Sammy Sosa will not be prosecuted for perjury. Not that this is news.

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The New York Times’ Michael S. Schmidt reports that the Congressional committee that Sammy Sosa testified before in 2005 — famously speaking in Spanish, rather than English — has decided not to charge Sammy Sosa with perjury despite the fact that he was later revealed to have tested positive for PEDs prior to his testimony.

A couple of things here:

1. I’m not quite sure how this is news. The hearing took place in March 2005. It is now May 2010. The statute of limitations for perjury is five years, so I’m struggling to see how charges could be filed even if they tried. I guess Schmidt is just trying to get back in steroids-writing practice in anticipating of the Roger Clemens business coming soon.

2. Even if the statute hadn’t run, it seems very clear to me that Sosa didn’t lie to the committee despite the fact that he apparently took PEDs of some kind before 2005.

As I wrote last year, it’s not true that Sosa denied taking steroids before Congress. He said
“To be clear, I have never taken illegal
performance-enhancing drugs.” He said “I have not broken the laws of
the United States or the laws of the Dominican Republic.” He said “I
have been
tested as recently as 2004, and I am clean.” Those statements all allow for the possibility
that he used substances that were legal in the Dominican Republic that
would have been illegal to use in the United States, such as steroids or HGH.

We don’t know for sure, though, because neither the members of that Congressional committee nor the multiple lawyers they had on staff, sitting there in the room bothered to ask the basic sorts of
followup questions when faced with obvious qualifications like Sosa was offering. If they had pressed them on it — say, asked him whether he took PEDs, whether legally or illegally, in the United States or at home in the D.R. — he could have been in a serious jam.

But they didn’t. My theory as to why? They didn’t really care.  As is the case with every other bit of congressional involvement in steroids, the 2005 hearings were designed for P.R. purposes and to show voters that Congressman Whoever knew how to stick it to those cheating ballplayers who defied God, mugged Hank Aaron and pooped in Mom’s apple pie or whatever. It wasn’t a serious legal proceeding and never was meant to be.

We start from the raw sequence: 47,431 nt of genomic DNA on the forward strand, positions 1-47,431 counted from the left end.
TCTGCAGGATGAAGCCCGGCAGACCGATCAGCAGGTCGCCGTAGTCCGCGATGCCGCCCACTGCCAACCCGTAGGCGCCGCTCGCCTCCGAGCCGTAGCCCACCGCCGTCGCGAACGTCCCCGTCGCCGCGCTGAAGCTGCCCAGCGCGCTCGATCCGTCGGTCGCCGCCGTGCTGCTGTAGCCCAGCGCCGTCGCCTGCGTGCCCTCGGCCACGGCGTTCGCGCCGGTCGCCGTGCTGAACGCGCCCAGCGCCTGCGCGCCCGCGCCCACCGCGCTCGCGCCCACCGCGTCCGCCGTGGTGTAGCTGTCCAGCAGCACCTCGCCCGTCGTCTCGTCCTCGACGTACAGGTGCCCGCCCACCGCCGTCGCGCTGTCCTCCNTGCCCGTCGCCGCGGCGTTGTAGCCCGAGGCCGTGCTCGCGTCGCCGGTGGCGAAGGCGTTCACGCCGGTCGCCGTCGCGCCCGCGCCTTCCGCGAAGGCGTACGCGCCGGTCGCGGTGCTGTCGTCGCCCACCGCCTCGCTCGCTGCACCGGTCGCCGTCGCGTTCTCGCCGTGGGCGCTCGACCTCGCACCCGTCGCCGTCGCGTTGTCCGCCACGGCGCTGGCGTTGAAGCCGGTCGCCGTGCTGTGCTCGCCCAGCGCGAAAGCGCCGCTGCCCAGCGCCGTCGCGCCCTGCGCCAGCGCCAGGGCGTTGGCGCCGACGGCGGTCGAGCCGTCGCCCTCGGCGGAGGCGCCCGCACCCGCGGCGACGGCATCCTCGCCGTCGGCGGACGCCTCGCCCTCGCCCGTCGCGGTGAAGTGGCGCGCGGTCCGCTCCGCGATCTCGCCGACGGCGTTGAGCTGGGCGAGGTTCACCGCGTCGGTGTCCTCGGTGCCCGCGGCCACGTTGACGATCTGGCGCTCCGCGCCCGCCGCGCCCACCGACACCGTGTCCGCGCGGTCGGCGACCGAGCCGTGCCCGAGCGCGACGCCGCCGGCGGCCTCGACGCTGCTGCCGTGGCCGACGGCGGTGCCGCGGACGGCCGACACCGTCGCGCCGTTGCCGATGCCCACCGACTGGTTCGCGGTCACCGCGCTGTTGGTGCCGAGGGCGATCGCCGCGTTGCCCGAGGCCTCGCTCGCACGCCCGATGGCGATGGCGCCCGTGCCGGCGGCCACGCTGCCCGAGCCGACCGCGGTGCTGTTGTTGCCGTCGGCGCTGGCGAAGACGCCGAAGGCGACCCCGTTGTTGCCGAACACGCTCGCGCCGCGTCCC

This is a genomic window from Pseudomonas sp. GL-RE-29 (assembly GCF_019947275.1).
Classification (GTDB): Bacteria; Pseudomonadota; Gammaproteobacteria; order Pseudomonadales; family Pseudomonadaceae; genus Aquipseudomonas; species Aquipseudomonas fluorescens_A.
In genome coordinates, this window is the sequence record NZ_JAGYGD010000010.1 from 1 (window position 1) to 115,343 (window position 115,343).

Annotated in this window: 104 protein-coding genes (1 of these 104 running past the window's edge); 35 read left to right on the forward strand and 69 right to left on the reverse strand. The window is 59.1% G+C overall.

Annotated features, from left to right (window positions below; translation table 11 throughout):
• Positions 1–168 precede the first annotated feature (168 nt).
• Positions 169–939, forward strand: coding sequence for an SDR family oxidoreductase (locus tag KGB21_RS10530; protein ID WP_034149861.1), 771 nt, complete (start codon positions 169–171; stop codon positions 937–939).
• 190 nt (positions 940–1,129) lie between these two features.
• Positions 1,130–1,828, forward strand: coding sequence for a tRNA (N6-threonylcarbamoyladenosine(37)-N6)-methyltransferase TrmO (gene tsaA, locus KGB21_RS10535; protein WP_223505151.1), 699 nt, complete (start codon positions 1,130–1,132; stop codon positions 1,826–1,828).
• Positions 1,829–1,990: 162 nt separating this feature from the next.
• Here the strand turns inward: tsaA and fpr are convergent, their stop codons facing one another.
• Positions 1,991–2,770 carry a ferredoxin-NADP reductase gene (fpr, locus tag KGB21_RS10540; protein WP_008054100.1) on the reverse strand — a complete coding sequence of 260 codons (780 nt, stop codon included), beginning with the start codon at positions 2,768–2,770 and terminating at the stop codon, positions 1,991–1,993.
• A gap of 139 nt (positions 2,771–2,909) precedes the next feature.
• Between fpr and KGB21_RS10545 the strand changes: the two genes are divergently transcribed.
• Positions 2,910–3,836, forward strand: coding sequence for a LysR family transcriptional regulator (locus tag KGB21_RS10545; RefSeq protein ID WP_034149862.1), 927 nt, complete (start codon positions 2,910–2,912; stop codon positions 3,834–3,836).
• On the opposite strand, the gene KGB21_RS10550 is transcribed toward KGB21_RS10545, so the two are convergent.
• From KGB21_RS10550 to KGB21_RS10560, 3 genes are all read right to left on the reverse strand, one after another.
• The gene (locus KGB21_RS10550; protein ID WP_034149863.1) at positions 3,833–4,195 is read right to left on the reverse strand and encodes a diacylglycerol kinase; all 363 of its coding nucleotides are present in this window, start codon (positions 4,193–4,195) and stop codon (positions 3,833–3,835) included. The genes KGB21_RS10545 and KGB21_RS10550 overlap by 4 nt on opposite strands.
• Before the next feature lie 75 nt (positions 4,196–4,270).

Still, Roger Clemens could get charged with perjury sometime soon. But then again, he’s always done things more audaciously than anyone. Including, we may find out, lying.

Rays acquire Adeiny Hechavarria from the Marlins

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The Rays have acquired shortstop Adeiny Hechavarria from the Marlins, Clark Spencer of the Miami Herald reports. The Marlins will receive minor league outfielder Braxton Lee and pitcher Ethan Clark. The Rays are expected to assume the remainder of Hechavarria’s $4.35 million salary for the 2017 season.

Hechavarria, 28, has only played in 20 games this season due to an oblique injury. He has mustered a meager .277/.288/.385 triple-slash line with four extra-base hits and six RBI across 67 plate appearances. He still plays decent defense, though, so that may be enough for him to take the everyday shortstop job in Tampa.

Lee, 23, was selected by the Rays in the 12th round of the 2014 draft. This season with Double-A Montgomery, his second stint there, Lee hit .318/.387/.391 over 296 PA.

Clark, 22, was taken in the 15th round of the 2015 draft by the Rays. In his first stint at Single-A in Bowling Green, Clark has a 3.11 ERA with a 50/18 K/BB ratio in 55 innings of work.

Nats players are fed up with their bullpen issues

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Tom Boswell of the Washington Post does frequent Q&As with readers and today he had quite the A to one of their Qs.

The question was about the Nats’ bullpen, which is obviously a glaring weakness on an otherwise excellent team. Following a long answer talking about the approach to bullpen construction, he dropped this:

On Friday, yet ANOTHER National simply walked up to me and said, “When the hell are they going to get this done? What are they waiting for? Waiting is just doing more damage.”

He didn’t even have to say what subject he was talking about or whom “they” were but it’s the bullpen and the Lerners.

A team has a problem when all a reporter has to do is say, “How’s it going?” and an established part of the team blasts the owners for not understanding what’s happening in their own dugout/clubhouse.

The Nats have a bit of a history venting to the Post’s reporters in ways a lot of players don’t vent, but that’s usually when things are going bad overall. These days, things are going pretty good for the Nats, the bum bullpen notwithstanding. I guess one weakness on an otherwise good team is annoying as hell.

But I guess now that they’re getting K-Rod, all of that will end.